DAILY TROJAN, Vol. 52, No. 62, January 04, 1961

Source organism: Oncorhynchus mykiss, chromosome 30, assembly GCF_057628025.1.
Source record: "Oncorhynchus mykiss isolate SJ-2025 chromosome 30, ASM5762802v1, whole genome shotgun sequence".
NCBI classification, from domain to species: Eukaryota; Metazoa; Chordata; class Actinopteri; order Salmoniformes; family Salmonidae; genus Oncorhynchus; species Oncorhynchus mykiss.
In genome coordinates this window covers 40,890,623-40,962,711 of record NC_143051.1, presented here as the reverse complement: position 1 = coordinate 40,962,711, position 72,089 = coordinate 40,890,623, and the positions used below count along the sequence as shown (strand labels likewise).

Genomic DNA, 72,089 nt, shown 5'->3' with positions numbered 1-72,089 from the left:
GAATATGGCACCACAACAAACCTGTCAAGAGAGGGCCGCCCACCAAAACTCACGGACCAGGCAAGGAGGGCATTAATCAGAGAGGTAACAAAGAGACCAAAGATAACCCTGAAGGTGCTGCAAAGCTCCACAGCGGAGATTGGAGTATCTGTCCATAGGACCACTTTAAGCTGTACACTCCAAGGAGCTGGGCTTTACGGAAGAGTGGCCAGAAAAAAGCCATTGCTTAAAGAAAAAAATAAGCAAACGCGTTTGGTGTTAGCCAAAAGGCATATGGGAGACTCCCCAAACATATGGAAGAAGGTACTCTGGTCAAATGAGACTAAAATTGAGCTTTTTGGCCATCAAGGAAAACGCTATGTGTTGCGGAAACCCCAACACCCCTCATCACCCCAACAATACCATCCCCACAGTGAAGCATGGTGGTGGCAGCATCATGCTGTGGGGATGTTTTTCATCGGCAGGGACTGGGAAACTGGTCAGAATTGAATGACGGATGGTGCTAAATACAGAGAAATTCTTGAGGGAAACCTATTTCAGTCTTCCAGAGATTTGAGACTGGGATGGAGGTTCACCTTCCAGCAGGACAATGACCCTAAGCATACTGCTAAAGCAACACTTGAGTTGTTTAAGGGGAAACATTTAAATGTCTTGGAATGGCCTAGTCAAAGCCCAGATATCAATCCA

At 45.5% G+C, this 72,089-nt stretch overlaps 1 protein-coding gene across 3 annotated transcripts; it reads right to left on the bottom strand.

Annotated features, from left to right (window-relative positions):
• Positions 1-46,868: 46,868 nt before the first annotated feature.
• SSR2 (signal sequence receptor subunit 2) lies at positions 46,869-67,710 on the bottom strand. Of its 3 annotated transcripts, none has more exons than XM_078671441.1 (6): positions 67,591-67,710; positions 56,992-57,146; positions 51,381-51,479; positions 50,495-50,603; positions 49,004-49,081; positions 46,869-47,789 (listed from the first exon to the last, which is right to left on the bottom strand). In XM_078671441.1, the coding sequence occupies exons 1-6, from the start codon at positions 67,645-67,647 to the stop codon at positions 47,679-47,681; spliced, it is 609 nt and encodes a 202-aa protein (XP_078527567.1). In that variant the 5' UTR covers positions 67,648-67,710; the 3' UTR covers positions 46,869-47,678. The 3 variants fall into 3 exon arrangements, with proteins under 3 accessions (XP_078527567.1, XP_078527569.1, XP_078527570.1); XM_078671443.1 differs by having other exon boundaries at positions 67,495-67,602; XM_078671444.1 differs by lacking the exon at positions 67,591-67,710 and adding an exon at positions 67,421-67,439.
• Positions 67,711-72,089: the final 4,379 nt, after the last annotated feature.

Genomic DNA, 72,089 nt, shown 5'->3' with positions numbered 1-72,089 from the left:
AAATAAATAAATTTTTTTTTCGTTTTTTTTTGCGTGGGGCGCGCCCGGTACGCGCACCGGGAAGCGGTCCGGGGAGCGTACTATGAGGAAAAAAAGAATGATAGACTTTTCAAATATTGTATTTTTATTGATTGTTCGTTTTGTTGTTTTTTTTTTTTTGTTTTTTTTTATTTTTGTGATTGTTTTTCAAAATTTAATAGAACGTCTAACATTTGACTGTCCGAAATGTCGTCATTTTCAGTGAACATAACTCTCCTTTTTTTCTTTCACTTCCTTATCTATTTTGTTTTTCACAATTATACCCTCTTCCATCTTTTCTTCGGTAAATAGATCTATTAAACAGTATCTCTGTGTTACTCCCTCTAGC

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VOL. LH L0S ANGELES, CALIFORNIA, WEDNESDAY, JANUARY 4, 1961 NO. 62 PAGE THREE Educational Expericncc Gives Class Unity Southern DAILY California page four TROJAN AAWU Opener at Cai Labeled “Crucial' REPORT FROM DOHENY Actor John Payne Donates Library Must Pay High Cost Of Stolen, Ruined Volumes $2500 Debate Scholarship An annual *>000 cost to re- I through theft.” Dr. Lewis F. 1 shrubbery from stack windows I ■ place stolen hooks, volumes returned with missing pages and bocks that jast cannot be located are the nearly insoluble problems facing Dohcny Library, the university librarian reported recently. “About 600 volumes per year or roughly 3 \olumes lor every 100 students are lost annuallv Stieg stated in the report. j dbe most popular device), (2) Responsible are the 4000 per- usinS ,he third floor *ack >ons including graduate stu- exils. <3> concealing books in dents, faculty and honor stu- clothing while passing the con- dents stack who have access to the he added. Thieves’ Techniques Techniques most frequently used for stealing books are (li tossing them into the patio Little Boy Thinks Big; Gets Too-Notch Result Satoshi Iwamasa, a young American boy from Gardena. Calif., is concerned about the future of America and how he might help make it stronger. Seeking suggestions in this di- are the basic units of your country.” 2. He study hard. “Whether you get the best grades in class is not as important as always oding your best in every sub- rections, Satoshi. a sixth-grader ject. America cannot possibly in Gardena's 1.13rd Street school, wrote to USC. He didn't write to a department or to an individual. He went right to the top. He wrote the university itself. Gets Attention And his letter got top-drawer attention. Today Satoshi has a two-page reply from Dr. Rodger Swearingen, associate professor of history and international relations, and his collogues. “I am concerned about the future of our nation,” wrote Ihe young sixth grader in a bold and verv legible hand. stand our rights anr responsibilities. ‘I would like to know what your opinion is toward our country’s fulure and any suggestions you may have to help make our country stronger.” <ii\es Suggestions In part, the letter from Dr. Swearingen and his associates suggested to Satoshi that: 1. He go right on being concerned with the future of America. “Spend some of your time doing your part for your home and community, which after all New Change Of Religion Faculty Set trol desk and (4) securing the I cooperation of student assistants employed in the stacks. Among measures that could be taken to stop these thefts are placing grilles on the stack windows and employing clerks rather than student assistants. But lack of sufficient funds 1 seems to stand in the way of ; any solution, according to the i report. For example, these pre-I ventative measures would cost 522,000 per year while replace-I mcnt costs run around only I$5000 per year. Damage More Serious “A much more serious problem than either lost or missing books is mutilation, because it is almost impossible to control,” Dr. Stieg said in his report. Students withdraw bocks and cut out pages they need. Offenders could be detected by checking every book when it is turned in, but this is almost impossible, he said. Books in education, public administration and social work come in noticeably more mutilated than books in other fields, but the worst problem is in the field of physical education. The library has given up trying to replace mutilated volumes in this subject. Appear ‘Missing’ The problem continues despite the availability of inexpensive and quick Thermofax and other photocopying services. * Often books appear to be lost or “missing” because (1) they are in transit from users to the shelves, (2) they are incorrectly shelved (graduate students using the stacks often replace books incorrectly, sometimes deliberately to reserve them for exclusive use) or (3) the student checking out a book has Politics and science go hand- made an error in filling out his in-hand in Communist China, request slip, where tiemendous strides are be- These problems can be solved ins, ma le in scientific fields as on]y by additional space and a result of political pressure but staff cften at the expense of progress ‘ ' Sprvp Sm;ll| Xumber in othci areas. ; “The main stack area and initiative and creativity are ]oan desk were planned to serve stifled, and Red China s scien- a maximum of 3500 to 5000 sta- tists iave not really surrender- dents u-jth a book collection of i ed their hearts" to the Commu- i be better in the future than the j young men and women who will . lead it. You can be one of ; them.” 3. He encourage his fellow student to t>ecome actively in- j terested in the present and fu- I lure of America. “This is not ! always easy. You must be care- j ful not to be over-enthusiastic; not to insist; not to expect ! even,- one at first to be as in- ! terested as you are. Gradually, as you grow older, you can 1 exert a great influence in this ' way. “Discussion groups, world affairs clubs, reading clubs, the Restless Gun Spurs Top Prize System Rv DICK F.K Bill of Rights. He reported that The nation's most comprehen- ; his experience made him feel the sive system of scholarships and need for greater understanding awards for outstanding student, through the oral medium, speakers reached completion at I The actor, now president of USC recently with the addition Window Productions. Inc., where of a §2500 fund by John Payne, j he directs, writes and produces well known film actor and s*ar films, knows what it is to be a of the “Restless Gun” television | struggling student, series. j Pulls Rocks A statement released through ! attended Columbia Univer- Boy Scouts, etc. — all of these I “We have been studying our can be he]pfu] jn bringjng younR ! nstitution to bct1ci under- peopje with useful ideas good purposes together.” and China Expert Tells Politics Of Red Rule nist Party despite their outward appearance of conformity with An exchange of faculty mem- the new regime, bers, unique in the history oi | These observations were re-both schools, was announc’d cently given to the 127th meet-Thursday by USC and the Caii- ing of the American Associa-fornia School of the Hebrew Un- tion for the Advancement of ion Col lege-Jewish Institute of Religion. Dr. Gerald Larue of USC will teach Bibiical history next Feb ruarv at the rabb.nical seminary Science in New York City by Dr. Theodore H. C. Chen of USC | An authority on Communist China. Dr. Chen is head of the Asiastic studies department at at 8745 Appian Way in the Hoi- USC. Prvate sources in Red lywood Hills. In September. Dr. Samson Levey cf HUC, will begin a clas.; in Aramaic Literature and Dr. Dov Bin-Nun, also of HUC, will teach the Hebrew Bible as liters *ure at USC, both under the auspices i'i the Jewish Chautauqua Sccicty. ti.ve Full Credit Full e; edits will be given in the c .o.iange course and bo.Ii schools will be sircngthen2d in their curricula, according to Dean Geddes MacGregor o I USC’s Graduate Sr'no-1 of Religion end R a h b i Alfred Gotts-chalk cf LUC. Canada-born. Dr. Larue \v a « educated at t e University o; Alberta. St. Stephen's College and the Pacific School cf Religion. B?r;:<»ley, v. here he aiso years h ' serve;; staff Ci t'.'.c Na-f the Churches » United Stater a special com :ind understand Hstor.es Dr. Levey, wdh HUC in Cali-fe iva .sirve lir;i. ;»1. o ha • served with ihe Lc< A” v'es Ci'!o:;c of Jcwi.-'i Sl'i i > s ii T 1050. II-* vas edu- ’tel ;:t te I'lin s In-f ;u;e of Technolog, USC. the University cf Chicago and Drcn-s> College for Hebrew and Ccg- Ph’ladelTJlva. , v. th HUC sinee this country from 5. 0 and was adunan Collere. Ne-y v r-d USC. From le vas with the <h Kdueation and was director of Los Angeles Hebrew High School. China have kept him informed of developments Ihere. In addi-1 ion. he has had regular access 1 to newspapers, magazines and j other publications from behind the Bambo Curtain. R°sistenre Still Exists The USC professor said that he is convinced that a good deal ! of resistance to Communist pres- ! sure stiP exists in the hearts and minds of scientists in ihe Rod-dcminated country. Complaints againsi the political control of science “provide amnlc evidence that China's in-tel’octuals still have plenty of fighting sp'rit and unconquered integrity despite the years of political indoctrination and thought reform,” Dr. Chen said. “China’s intellectuals have bowed lev.-, but their backs are not broken. The day may yet come when they will stand e-rect and make their contribu-ti ns e.s f ee men in an atmos-phe-e of intellectual freedom.” Scien;lsts in Red China are required not only to accept the Communist ideology and political program but also ‘o follow lho party's direction in their work, the UPC professor said. The' mu'd submit to thought ref.rm and serve the working cla^s. “A biologist who devoted 20 years to research was, denounced lor his bourgeois individually i l e u e he ?pent time on a topic cf personal interest in-s: -ad cf some project in line with -tate plans. Ameriran Theories Taught “Another was censured because he taught the theories of American biologist Thomas Mor-(Continued on Page 2) 300.000 volumes,” Dr. Stieg explained. “The library is currently serving... 15,000 to 20,000 students with a bool^ collection of 500.000 volumes,” he said. The remaining 500,000 volumes of library holdings are in departmental libraries or are serviced from other desks. Stacks have been overcrowded and the collection has overflowed throughout the building and into an annex a block away. HERE'S THE CHECK - USC President Norman Topping accepts a $2500 check from actor - producer John Payne (center) establishing a fund so that this university may provide three annual forensic scholarships. At the right is Dr. James McBath, who is the USC director of debate. Payne stars in the TV show “Restless Gun.'' Alumnus-Contractor McNeil Named as Trustee Member Election of Bruce W. McNeil, Los Angeles contractor, as one of three alumni trustees of USC for a three-year term was recently announced. McNeil, president and general manager of the McNeil Construction Co., is president-elect of the USC General Alumni Association and chairman of this year’s Alumni Fund. He was graduated from the School of Engineering in 1938 with a bachelor of science degree. Heads Pioneer Firm The new member of the Board of Trustees heads a firm started in 1886 in downtown Los Angeles at Filth and Spring streets by his grandfather, John V. McNeil. In its 74 years of contirual growth, the McNeil organization has built some of the south land’s most noteworthy construc-tion projects including Disneyland, the TBIvI Building, the huge Convair-General Dynamics facility which is the home of the Atlas missile, the Litton Industries project in Canoga Park and campus structures at Loyola University. Varied Projects The range of structures includes multi-story office build- During World War II. McNeil was an officer in the Navy engineering corps. Founds Organization He is the founder and first president of the Industry Club, a member of the Los Angeles Cnamber of Cc nmerce. a diree to.- and vice president of the Ma- ings, industrial plants, depart- rine Heart Research Association ment stores, banks, warehouses, hotels, schools, hospitals, medical buildings, electronic and missile plants and resort and recre- I ational facilities. and a member of the executive board of directors of the Los Angeles Boy Scouts. He is also president and general manag' • of Helicab Inc., a One of the nation's largest in- helicopter taxi service operating dustrial facilities, the $150 million basic mag' esium plant in Henderson, Nev.. was also built under McNeil's direction. betweeen downtown Los Angles and International Airport. the office of university President Norman Topping announced that the school had moved into top place with the establishment of the John Payne Forensic Scholarships, which will create three annual §250 awards for qualified Trojan debaters and speech students. Ruilds I'p Over Time Payne stated the fund was one that he would like to see "build over a period of time” as an aid to communications. Candidates for the awards will be nominated by Dr. James McBath. USC director of forensics and Mrs. Florence Scruggs, financial awards advisor. Students w ho apply will be judged on the basis of scholastic achievement and promise, high character and personality, forensic ability and financial need. The one-year scholarships are renewable. Idea Exchange “In setting up these awards, I think Payne has picked an area t h a t is frequently overlooked.'' President Topping stated. “Debating emphasizes a vitally direct element of idea exchange— that of man-to-man transmission.” He added that debating is excellent training for young people “because it stresses logical connection of ideas and thinking fast on your feet. I think it's good training for anything a young person may want to do.” Payne explained t h a t he had singled out forensics for attention because it is a good representative for the whole field of communication. •Key to Future' “I believe that communication, in all its ramifications, is the key to not only the ftuure of our young people, but also to the fu-ture of civilization itself.” he said. “I'll get satisfaction from helping college people in their efforts to express themselves effectively.” Inspiration for the awards sity in 1931 and 1932. the hard first years o.' the Great Depression. In order to get money to carry on his studies, he worked five hours a dy on a telephone switchboard and pulled up rocks at night on a government relief project. Dr. McBath noted that the new scholarships are unique in that they satisfy “a need for awards that may supplement tuition assistance for deserving forensic squad members.” McNeil is a member of Kappa Alpha Order, social fraternity; Upon graduation from USC, the California Club; Bel-Air McNeil joined the construction!^^ club; Los Angeles I firm, then headed by his father. and learned the business fro*n oun rv u , an e a oa payne rr.ade to seven uni- the ground up, fir^t serving his Bay Club. He is president cf the . versities in the southern part of apprenticeship as a 1 a b o r e l I Bel-Air A.-sociation. an organiza- the United States last autumn and carpenter. | tion of Bel-Air residents . to explain the Constitution and grew out of a speaking tour Pre-Registration Forms Available | Heralding the arrival of reg-1 designed to encourage more stu-¡stration this week are the dents to register early, accord- J packets of early registration forms now available at the new-off ices of the registrar across from Founders Hall at 3454 University ave. The packets will be available until Jan. 13, the deadline for mailing or turning them in to the registrar for processing. Senate Plans To Ballot on Delegations A bill to centralize student government at USC will head the list of legislation to be ore-sented at tonight's ASSC Senate meeting in the Senafe chambers, 301 SU at 6:30. The statute will be an attempt to ensure that all ASSC agencies and individuals will represent the students and not just the university, said Hugh Helm, president pro-tem of the Senate and originator of the bilL Incentive Awards Among other legislation will be a bill to establish an annual incentive awards system for workers in student government who do outstanding jobs but are never recognized for it. The Norman Topping Award would go to the outstanding senator, excluding the president pro-tem. The Robert Downey Award would go to the outstanding department or agency head in the administrative arm. Awards of merit would go to outstanding individuals in the various committees. Alumni Rill A bill to strengthen alumni associations of the future to be introduced would establish undergraduate alumni associations beginning on the freshman level so that the group would already be strong when it reached the senior level. It would be set up in conjunction with the General Alumni Association and Maury Thomas, alumni executive secretary. ing to Pat O’Donnell of the registrar’s staff. Students who pick up their packets but do not turn them in by Jan. 13 must start their registration by picking up a permit demic counseling program at to register in the lobby of the USC to see what is wrong with Investigate Counseling Also to be presented wlil be a bill to set up a Senate committee to investigate the aca- PE building. Students who complete their packets on time will Evening students may pick up get their permits in the mail. | their packets between 5 and 7 i p m. Special Cards Available Signed advisors’ cards and “H” cards, available in the student’s major department, must This semester there are three ways the students may pay his fee bill. He may pay it by enclosing a check in his packet when he first turns it in or he may wait be enclosed in the packets to until the registrar sends him complete the process. notification in the mail. He may Spring semester Schedule of also pay during registration in Classes booklets are also avail- 202 PE. able in the Information Office and give changes affecting early registration and class changes. Students on probation are not eligible to pre-register and many get their cards only at registration. After the packets are return- If the student mails his fee. it should be addressed to the bursar in Owens Hall. Mistakes Cause Delay O'Donnell warned that mistakes will cause the student to be called into the office and delay his pre-registration. it and what can be done to improve it. Final bill on tonight's agenda will be a statute to set minimum standards of activity for such organizations as AMS and the various class governments. Senior Dues Optional Fee WHAT'S THE RUSH — Hurrying to obtain their pre - registration materials across from Founders Hall are eager returning USC students. These packets or registra- Daily Trojan Photo bv Chris Maddy tion materials are now available at the new offices of the registrar at 3454 University ave. The deadline for returning these materials is set at January 13. ed to the registrar, class cards cautioned students to follow the will be added, saving the stu- directions completely, dent one step during registra- He noted that students who tion. | take advantage of the pre-reg- Other* Alphabetically istration packets may save from Students completing the pre- | two to three hours in register-registiation process may regis- ing. ter any time during registration. | I^ast year 6200 students regi-s-Feb. 2-4. Other students must tered early for the spring se-register alphabetically, as in the mester. The registrar expects past. i that as many as 6500 will reg- This change in procedure is j ister early this semester. Seniors pre-registering for the spring semester will find ?• $4.50 optional class fee included in their fee bill. Seniors in professional schools will be exempt from paying the He i class dues, while payment will not be mandatory for remaining seniors. However, Senior Class President Ken Unmacht pointed out that only with such a fee bill assessment can the Senior Class have an active program. Plans are being made to make the class ditch a six-hour event at Pacific Ocean Park, with the entire amusement center being reserved for U9i£* seniors.